Revista chilena de historia natural
versión impresa ISSN 0716-078X
GARCIA, RAFAEL A et al. Fire promotes Teline monspessulana (Fabaceae) invasion by increasing its germination. Rev. chil. hist. nat. [online]. 2010, vol.83, n.3, pp. 443-452. ISSN 0716-078X. doi: 10.4067/S0716-078X2010000300011.
Worldwide, it has been reported that invasive species and fire can interact positively changing landscape dynamics and ecosystem cycles. This work aims to study the effect of forest fires on the seed bank of Teline monspessulana (L.) K. Koch (French Broom) and its implications for the invasión of the species in the mediterranean area of south-central Chile. For this aim, soil seedbank samples were subjected to different treatments that simúlate fire conditions through controlled burns. In addition, for seeds taken from mature plants the optimal range of temperatures at which germination occurs was determined. The results show that after a wildfire germination of T. monspessulana increases significantly. Heating of the seeds was the factor that triggers this increase in germination. Furthermore, it was determined that the seeds reach their maximum germination rate when preheated between 80 and 120 °C for 10 minutes. At 140 °C, 100 % of the seeds die. During a fire, optimal temperatures for germination are reached about 2 cm in depth within the soil or at the surface in areas where the accumulation of fuel (biomass) does not exceed 5 tons ha4. The small portion of the seed bank that manages to be stimulated is offset by the large seedbank that can exceed 8000 seeds m"2. This study shows that the fire, a common phenomenon in mediterranean areas and increasingly frequent in central Chile, would be promoting the persistence of T. monspessulana in areas with high human disturbance.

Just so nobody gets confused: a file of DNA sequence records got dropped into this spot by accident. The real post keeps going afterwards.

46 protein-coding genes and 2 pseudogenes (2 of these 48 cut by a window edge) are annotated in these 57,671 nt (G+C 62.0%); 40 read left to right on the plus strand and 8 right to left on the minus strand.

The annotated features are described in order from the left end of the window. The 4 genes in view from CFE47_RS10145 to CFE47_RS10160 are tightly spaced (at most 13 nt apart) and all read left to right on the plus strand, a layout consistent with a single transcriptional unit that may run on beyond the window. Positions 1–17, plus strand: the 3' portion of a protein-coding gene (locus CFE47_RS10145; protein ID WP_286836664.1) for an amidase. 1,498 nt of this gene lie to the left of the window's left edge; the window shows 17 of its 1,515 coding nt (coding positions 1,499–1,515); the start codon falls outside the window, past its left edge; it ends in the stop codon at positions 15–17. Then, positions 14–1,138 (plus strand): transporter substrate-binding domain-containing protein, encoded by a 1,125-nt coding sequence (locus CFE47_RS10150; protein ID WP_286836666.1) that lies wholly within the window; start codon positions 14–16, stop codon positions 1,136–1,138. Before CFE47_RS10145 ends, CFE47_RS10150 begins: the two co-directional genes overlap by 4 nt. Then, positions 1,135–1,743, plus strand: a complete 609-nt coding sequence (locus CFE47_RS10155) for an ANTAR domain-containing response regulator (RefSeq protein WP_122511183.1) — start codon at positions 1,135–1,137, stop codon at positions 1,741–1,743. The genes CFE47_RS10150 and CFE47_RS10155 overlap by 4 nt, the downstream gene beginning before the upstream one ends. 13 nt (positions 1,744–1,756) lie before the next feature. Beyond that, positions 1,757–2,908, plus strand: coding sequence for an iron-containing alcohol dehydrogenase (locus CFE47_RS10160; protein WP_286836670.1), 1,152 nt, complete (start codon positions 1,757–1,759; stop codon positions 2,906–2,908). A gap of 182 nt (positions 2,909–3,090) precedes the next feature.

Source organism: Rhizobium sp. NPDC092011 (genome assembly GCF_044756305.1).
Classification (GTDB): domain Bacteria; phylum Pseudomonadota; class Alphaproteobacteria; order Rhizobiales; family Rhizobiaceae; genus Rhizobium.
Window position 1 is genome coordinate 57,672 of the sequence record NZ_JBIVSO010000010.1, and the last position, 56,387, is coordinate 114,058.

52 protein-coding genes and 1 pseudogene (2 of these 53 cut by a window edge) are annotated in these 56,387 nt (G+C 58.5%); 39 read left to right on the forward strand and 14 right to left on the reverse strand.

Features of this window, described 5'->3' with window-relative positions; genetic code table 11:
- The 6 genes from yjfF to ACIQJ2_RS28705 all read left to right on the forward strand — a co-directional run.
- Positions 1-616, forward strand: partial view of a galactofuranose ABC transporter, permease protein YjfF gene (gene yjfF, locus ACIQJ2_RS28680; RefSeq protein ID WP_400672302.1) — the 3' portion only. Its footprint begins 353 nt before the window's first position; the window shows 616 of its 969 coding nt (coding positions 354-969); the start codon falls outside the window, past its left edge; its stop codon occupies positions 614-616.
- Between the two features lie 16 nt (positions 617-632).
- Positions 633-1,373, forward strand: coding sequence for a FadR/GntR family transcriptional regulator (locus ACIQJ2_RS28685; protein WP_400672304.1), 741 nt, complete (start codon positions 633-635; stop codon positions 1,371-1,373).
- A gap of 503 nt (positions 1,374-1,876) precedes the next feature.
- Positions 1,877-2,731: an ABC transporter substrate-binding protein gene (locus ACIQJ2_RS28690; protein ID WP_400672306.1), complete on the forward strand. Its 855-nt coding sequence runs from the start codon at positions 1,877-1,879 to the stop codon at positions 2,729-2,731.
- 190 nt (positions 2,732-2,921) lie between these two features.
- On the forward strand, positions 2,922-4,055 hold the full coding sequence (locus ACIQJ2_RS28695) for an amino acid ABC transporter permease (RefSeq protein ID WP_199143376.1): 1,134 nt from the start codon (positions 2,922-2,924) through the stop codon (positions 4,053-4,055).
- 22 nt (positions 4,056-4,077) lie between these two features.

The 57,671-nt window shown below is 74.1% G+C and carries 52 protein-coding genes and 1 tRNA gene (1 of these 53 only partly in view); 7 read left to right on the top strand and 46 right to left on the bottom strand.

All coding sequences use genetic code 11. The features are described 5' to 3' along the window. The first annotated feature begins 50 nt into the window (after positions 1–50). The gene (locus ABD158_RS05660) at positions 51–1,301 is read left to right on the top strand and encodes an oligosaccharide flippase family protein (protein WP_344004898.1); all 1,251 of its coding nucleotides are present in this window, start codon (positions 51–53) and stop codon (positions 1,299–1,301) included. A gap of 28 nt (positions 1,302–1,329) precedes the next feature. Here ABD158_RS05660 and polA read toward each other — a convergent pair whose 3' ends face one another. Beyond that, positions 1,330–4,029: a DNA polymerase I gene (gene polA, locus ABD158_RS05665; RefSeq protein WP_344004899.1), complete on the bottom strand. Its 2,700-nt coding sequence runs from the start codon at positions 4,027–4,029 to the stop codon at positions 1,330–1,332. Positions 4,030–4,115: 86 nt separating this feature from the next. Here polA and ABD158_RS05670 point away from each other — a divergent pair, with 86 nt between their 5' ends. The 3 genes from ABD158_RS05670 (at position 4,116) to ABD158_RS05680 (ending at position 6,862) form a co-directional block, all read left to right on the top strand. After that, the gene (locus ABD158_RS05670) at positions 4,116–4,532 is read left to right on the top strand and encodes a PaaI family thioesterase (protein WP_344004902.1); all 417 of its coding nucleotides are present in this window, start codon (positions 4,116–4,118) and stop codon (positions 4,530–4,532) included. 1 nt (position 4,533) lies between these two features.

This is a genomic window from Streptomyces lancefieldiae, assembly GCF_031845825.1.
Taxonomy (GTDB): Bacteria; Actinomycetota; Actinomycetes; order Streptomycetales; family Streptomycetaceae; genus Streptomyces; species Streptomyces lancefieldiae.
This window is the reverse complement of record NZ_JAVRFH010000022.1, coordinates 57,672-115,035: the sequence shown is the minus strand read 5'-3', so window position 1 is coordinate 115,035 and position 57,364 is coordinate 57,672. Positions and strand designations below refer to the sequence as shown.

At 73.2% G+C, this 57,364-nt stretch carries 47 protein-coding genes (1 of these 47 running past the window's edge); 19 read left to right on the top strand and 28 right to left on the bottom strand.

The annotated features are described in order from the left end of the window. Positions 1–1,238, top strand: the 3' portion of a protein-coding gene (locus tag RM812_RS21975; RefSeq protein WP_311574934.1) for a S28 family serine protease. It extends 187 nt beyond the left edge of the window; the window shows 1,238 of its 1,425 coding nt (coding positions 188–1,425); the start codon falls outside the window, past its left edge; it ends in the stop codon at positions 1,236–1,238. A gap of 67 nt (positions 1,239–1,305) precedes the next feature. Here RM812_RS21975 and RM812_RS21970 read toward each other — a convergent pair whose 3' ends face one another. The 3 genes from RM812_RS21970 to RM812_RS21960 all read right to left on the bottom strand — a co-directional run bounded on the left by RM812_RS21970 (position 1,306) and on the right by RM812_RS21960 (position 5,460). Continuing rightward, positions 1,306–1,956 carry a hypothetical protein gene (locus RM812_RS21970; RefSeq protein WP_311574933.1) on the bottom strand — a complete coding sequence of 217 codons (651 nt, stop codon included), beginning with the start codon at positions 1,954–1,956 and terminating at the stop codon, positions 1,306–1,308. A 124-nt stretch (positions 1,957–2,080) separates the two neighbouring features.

Palabras clave : Genista; plant invasions; positive feedback.